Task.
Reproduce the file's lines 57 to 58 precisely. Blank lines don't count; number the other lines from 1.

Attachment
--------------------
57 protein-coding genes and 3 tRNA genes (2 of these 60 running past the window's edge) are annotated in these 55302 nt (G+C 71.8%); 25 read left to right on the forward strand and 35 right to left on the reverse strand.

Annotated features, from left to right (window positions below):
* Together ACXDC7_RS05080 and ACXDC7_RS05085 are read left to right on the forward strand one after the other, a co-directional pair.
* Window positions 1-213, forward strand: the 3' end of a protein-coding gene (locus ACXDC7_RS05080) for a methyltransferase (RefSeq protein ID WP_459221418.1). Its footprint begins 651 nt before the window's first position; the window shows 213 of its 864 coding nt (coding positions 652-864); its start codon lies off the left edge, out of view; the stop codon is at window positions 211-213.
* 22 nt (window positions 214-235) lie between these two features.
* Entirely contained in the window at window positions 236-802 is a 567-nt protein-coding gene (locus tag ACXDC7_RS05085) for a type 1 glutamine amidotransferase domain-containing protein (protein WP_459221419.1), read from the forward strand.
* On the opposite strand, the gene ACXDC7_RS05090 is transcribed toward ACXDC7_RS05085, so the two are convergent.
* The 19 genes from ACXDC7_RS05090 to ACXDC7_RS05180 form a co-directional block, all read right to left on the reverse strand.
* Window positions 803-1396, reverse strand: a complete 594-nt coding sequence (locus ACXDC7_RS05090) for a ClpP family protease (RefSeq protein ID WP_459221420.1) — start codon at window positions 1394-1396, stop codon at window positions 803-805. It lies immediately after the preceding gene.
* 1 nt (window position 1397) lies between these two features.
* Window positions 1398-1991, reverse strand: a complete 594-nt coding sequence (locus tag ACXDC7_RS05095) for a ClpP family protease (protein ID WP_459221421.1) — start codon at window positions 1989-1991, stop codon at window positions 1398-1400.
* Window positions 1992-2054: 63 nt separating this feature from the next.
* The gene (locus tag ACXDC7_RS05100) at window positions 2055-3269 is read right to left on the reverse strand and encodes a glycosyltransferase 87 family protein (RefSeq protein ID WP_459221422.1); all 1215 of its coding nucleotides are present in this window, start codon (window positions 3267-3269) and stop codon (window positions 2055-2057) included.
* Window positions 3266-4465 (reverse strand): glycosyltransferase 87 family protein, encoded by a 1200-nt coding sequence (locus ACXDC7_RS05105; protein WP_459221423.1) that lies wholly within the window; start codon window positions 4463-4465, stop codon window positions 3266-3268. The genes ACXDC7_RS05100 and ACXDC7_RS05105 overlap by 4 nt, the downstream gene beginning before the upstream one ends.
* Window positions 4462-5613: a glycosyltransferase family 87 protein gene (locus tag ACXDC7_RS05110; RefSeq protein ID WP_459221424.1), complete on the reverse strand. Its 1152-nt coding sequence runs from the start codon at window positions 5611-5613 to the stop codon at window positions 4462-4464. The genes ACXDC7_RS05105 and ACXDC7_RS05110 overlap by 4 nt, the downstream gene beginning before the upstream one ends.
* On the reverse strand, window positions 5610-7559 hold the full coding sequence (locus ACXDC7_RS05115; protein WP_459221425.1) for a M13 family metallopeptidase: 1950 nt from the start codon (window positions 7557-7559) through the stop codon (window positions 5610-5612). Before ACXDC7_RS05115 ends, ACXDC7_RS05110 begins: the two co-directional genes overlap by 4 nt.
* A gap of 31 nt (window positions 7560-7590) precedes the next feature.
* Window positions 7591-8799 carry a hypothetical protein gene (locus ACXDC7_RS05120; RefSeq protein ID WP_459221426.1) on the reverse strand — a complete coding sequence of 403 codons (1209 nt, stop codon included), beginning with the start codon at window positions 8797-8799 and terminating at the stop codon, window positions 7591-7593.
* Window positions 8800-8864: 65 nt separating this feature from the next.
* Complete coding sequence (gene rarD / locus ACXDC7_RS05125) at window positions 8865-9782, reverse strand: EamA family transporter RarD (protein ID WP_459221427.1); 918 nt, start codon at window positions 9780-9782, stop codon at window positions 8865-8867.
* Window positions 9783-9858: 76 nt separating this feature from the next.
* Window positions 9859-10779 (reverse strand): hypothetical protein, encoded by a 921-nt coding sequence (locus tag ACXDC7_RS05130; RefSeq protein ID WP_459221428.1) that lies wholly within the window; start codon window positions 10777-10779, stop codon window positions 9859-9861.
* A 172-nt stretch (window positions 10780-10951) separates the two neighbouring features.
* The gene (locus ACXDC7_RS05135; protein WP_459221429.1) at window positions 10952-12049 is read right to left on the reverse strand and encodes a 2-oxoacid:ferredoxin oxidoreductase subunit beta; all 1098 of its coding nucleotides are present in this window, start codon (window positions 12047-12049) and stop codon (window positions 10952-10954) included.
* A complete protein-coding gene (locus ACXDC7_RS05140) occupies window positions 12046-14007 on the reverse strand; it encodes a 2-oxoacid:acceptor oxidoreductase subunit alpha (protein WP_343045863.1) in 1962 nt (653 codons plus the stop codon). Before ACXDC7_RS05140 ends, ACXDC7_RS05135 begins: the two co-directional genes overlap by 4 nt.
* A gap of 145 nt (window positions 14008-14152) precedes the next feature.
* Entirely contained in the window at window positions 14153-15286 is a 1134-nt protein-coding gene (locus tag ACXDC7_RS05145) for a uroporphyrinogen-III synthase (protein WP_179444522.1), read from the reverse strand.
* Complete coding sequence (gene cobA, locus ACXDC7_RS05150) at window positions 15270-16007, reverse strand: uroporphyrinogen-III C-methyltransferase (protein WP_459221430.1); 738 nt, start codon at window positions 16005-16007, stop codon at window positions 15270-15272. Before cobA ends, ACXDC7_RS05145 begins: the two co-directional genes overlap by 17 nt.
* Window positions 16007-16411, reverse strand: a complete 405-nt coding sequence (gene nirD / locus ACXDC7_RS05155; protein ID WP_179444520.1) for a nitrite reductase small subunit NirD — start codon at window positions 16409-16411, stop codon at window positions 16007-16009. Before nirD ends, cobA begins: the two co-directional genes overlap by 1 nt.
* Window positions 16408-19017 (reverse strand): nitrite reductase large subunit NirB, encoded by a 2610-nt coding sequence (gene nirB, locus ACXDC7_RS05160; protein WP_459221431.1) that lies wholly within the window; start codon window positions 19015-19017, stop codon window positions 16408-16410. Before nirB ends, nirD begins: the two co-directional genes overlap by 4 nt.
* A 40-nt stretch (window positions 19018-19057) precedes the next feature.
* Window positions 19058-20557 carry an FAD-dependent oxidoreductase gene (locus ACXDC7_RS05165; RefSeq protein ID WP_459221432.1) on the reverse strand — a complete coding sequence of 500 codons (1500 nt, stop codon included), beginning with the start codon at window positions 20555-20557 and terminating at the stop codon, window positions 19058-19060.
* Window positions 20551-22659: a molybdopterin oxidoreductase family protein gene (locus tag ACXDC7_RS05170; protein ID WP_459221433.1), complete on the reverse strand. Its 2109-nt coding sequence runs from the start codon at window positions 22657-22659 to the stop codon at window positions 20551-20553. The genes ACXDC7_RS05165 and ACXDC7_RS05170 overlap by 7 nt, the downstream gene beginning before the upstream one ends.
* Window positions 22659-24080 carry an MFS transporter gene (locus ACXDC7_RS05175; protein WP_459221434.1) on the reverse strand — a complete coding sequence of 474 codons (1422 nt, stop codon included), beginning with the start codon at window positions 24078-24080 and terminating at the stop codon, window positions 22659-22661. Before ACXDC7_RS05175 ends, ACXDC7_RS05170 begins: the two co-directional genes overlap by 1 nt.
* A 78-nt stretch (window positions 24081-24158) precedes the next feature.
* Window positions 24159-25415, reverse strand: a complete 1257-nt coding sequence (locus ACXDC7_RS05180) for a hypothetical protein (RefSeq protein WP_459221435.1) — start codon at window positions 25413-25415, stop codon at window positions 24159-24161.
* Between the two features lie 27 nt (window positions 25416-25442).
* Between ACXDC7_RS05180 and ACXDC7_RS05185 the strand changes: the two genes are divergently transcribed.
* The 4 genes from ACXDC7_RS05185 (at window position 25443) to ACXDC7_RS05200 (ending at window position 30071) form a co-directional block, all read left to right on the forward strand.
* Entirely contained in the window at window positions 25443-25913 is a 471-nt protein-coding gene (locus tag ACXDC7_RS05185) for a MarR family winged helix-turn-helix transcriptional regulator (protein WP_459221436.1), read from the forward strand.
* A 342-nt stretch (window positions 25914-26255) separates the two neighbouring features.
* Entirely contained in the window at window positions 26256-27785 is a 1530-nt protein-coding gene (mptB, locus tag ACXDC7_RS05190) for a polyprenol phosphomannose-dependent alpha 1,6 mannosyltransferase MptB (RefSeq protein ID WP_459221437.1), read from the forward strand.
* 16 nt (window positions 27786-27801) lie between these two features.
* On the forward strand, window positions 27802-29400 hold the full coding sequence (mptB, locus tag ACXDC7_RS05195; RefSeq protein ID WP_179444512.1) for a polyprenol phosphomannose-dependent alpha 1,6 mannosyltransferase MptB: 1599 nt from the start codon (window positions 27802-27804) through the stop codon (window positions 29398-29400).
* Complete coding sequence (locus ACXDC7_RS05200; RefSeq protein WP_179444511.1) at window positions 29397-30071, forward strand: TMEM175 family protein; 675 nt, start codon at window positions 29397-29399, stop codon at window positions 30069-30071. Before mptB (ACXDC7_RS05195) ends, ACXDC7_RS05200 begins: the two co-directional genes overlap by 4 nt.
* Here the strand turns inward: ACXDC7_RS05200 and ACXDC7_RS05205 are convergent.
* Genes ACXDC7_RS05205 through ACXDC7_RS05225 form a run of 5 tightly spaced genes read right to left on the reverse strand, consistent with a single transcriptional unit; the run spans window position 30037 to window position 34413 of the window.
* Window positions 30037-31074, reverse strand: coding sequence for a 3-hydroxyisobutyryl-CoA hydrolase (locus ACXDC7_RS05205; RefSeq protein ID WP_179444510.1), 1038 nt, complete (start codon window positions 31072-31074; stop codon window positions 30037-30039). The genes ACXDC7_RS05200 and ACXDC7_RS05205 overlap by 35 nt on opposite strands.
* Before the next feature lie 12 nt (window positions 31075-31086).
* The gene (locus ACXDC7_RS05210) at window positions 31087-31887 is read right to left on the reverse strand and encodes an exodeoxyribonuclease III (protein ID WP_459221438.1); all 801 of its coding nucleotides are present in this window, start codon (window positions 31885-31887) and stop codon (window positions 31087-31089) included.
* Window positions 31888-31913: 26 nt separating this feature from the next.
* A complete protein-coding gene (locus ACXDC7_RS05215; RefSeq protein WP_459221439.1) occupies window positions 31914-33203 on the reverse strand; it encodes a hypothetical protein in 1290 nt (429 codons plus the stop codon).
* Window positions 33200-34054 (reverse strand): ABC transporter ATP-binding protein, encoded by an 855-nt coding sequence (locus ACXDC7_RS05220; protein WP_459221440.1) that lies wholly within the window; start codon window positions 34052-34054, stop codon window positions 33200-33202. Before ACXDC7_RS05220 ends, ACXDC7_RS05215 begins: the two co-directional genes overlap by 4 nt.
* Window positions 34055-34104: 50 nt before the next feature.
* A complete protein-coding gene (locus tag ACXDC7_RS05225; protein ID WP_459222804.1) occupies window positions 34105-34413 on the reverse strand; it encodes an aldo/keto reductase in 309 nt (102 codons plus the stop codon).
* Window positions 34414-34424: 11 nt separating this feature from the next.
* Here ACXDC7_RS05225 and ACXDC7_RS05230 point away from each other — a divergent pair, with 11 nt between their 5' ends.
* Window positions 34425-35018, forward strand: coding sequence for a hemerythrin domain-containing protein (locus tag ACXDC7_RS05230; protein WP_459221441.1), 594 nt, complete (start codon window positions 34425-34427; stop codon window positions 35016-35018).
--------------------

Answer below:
* Here ACXDC7_RS05225 and ACXDC7_RS05230 point away from each other — a divergent pair, with 11 nt between their 5' ends.
* Window positions 34425-35018, forward strand: coding sequence for a hemerythrin domain-containing protein (locus tag ACXDC7_RS05230; protein WP_459221441.1), 594 nt, complete (start codon window positions 34425-34427; stop codon window positions 35016-35018).